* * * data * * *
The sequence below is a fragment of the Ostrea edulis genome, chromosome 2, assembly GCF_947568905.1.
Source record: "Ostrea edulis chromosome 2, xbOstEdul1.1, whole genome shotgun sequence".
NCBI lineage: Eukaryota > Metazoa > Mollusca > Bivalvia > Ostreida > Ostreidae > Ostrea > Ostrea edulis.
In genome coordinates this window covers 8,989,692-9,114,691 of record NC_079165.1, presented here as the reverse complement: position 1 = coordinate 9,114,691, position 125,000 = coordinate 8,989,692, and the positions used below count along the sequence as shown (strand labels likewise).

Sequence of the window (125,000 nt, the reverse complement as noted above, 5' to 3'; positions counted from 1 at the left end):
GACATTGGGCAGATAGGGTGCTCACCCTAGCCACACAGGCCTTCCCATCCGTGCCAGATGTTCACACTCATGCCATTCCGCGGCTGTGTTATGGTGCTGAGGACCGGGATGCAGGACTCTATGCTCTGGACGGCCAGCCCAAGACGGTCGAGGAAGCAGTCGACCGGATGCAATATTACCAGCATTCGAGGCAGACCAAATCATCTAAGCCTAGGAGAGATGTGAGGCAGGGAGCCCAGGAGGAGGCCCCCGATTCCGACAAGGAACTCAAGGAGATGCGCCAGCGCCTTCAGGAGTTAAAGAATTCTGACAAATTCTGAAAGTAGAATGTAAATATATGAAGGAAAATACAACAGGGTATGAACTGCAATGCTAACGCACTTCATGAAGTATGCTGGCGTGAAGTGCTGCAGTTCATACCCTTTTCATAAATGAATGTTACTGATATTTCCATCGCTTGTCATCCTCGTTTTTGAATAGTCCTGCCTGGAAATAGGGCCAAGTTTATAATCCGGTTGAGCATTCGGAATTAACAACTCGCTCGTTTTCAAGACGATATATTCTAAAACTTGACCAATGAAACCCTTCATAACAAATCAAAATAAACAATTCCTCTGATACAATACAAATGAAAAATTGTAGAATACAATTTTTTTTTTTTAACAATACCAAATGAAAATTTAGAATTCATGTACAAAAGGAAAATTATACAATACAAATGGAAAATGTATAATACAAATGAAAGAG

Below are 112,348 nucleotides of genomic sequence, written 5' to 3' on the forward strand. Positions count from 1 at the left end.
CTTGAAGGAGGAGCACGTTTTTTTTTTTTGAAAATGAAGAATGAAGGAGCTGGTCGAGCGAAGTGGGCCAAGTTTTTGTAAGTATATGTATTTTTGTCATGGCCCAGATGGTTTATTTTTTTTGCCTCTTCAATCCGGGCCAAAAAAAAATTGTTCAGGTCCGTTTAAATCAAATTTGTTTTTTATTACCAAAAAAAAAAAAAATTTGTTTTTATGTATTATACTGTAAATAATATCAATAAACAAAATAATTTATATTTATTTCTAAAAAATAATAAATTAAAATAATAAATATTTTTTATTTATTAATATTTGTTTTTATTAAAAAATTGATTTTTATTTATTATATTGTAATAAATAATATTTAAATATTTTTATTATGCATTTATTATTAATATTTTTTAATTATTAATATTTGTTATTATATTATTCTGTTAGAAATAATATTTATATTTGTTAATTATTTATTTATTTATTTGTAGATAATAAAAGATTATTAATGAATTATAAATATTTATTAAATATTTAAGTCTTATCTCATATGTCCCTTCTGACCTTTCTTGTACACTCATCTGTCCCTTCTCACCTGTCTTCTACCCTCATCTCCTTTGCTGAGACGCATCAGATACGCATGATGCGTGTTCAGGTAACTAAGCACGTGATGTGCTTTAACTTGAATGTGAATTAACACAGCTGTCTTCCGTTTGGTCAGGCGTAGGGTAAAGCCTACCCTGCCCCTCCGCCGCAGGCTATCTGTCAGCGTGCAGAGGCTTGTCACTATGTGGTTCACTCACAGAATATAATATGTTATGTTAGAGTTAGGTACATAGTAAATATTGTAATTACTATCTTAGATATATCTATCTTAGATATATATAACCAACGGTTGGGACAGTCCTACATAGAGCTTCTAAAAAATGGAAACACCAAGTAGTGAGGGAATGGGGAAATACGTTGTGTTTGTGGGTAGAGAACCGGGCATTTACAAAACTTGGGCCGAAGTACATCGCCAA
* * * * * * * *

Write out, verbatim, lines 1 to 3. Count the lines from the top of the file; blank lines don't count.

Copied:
The sequence below is a fragment of the Ostrea edulis genome, chromosome 2, assembly GCF_947568905.1.
Source record: "Ostrea edulis chromosome 2, xbOstEdul1.1, whole genome shotgun sequence".
NCBI lineage: Eukaryota > Metazoa > Mollusca > Bivalvia > Ostreida > Ostreidae > Ostrea > Ostrea edulis.